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The Bloodhound SSC drives for the first time next week

Newquay is the base for first test of 1,000mph land speed record car. Full story here

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On the 26th October at Newquay Airport in Cornwall, Bloodhound will turn a wheel in anger for the first time. You don’t need us to tell you it’s been a long time coming. Blame slow funding and move on. The important thing is that the team has made it this far and Bloodhound SSC is ready for its first tests.

It’s obviously not going to be doing 1,000mph at Newquay. That comes later, probably 2019, when the team heads out to Hakskeen Pan in South Africa. But it’ll probably never accelerate as fast as this again. With no rocket motors or rocket fuel on board at the moment (Bloodhound is powered by both jet and rockets), in runway trim it weighs about 4.5 tonnes. The team believes the 1.7-mile runway is easily long enough to yield a 200mph top speed, accompanied by the sights and sounds of an EJ200 on full reheat (afterburner for you Americans out there, or augmented thrust if you want to get all new age).

But Bloodhound isn’t only running at Newquay to show the public it’s still alive. “There are two mission critical aspects to what we’re doing at Newquay”, driver Andy Green says, “firstly, we need to see how the jet intake operates – something we’re not able to see from the CAD data. And secondly this is a human operation, we’re learning how to tow a five-tonne vehicle with a terrible turning circle, how to start it up safely, how to have the right kit in the right place, who has what fire extinguisher in which car. We’re hoping to take the methodology we put in place here and stretch it out over 12 miles of desert”.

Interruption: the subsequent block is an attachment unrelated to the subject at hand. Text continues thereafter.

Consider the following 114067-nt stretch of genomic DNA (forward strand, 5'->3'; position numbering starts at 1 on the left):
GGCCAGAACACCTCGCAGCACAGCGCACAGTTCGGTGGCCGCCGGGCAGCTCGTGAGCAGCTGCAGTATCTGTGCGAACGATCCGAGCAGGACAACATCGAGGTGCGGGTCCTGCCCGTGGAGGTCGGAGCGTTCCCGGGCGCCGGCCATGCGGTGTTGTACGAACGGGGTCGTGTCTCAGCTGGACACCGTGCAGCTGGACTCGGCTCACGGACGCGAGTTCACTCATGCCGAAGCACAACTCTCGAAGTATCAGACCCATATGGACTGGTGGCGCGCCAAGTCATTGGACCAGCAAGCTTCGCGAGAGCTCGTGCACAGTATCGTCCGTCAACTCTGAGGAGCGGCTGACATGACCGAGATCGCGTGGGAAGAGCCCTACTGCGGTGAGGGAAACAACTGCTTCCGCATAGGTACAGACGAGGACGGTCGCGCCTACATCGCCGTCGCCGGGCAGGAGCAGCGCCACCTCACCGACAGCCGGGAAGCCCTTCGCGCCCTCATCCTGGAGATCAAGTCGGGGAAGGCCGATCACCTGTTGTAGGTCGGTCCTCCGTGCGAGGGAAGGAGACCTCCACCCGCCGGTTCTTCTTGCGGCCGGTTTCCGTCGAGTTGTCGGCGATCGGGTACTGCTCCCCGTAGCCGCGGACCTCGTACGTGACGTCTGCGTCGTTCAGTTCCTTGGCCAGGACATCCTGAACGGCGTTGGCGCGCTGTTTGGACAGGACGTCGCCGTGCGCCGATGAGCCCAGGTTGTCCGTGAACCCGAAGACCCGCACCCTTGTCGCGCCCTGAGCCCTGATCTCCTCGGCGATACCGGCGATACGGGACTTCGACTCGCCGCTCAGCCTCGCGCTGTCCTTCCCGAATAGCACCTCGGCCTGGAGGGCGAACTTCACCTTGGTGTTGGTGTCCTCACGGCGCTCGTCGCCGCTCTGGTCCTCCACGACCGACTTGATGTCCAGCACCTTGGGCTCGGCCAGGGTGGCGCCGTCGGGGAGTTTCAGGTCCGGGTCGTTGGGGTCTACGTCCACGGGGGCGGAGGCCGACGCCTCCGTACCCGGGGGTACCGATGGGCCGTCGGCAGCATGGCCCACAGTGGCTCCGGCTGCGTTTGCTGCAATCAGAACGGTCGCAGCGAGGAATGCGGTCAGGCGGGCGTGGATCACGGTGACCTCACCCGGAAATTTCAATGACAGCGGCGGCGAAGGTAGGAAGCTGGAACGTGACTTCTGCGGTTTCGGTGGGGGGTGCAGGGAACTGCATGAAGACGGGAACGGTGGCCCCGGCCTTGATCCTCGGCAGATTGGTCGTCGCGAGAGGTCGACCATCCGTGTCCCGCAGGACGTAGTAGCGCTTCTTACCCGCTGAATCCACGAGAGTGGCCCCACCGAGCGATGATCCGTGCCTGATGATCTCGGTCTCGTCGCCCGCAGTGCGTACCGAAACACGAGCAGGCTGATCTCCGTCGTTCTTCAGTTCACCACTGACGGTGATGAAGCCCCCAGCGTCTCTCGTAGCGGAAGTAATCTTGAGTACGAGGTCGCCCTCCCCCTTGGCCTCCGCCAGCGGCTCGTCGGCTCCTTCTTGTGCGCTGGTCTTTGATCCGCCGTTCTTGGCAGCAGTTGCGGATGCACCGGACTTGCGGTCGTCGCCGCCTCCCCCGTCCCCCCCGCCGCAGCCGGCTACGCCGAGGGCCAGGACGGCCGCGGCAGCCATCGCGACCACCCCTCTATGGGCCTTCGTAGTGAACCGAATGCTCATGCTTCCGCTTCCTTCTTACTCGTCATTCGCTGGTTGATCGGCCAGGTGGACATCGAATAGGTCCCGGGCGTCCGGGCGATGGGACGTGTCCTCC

This, then, is the first turn of the wheels. Only it isn’t. In preparation for public events on the 26, 28 and 30 October, the team has already been running the car on the runway to iron out gremlins and check it’ll do what they need it to do. “It was more reliable on its first run than Thrust SSC was on its last run”, Andy Green comments. “The steering is incredibly crisp and precise. Unlike Thrust SSC which was massively too hard and bouncy to start with, this was right on day one. It feels like a well sorted race car from the first run.”

Want to see it run? Course you do. If you’re already involved with Bloodhound as a gold 1k Club member, then you can buy tickets for the 26th October. Saturday the 28th is open to the public. Tickets cost £65 per adult and £20 per child. Yes, that is expensive, but it’s cheaper than a flight to South Africa. Alternatively, £10 puts your name on the fin. Either way, the mission to push the Land Speed Record beyond 1000mph is something you want to be part of.

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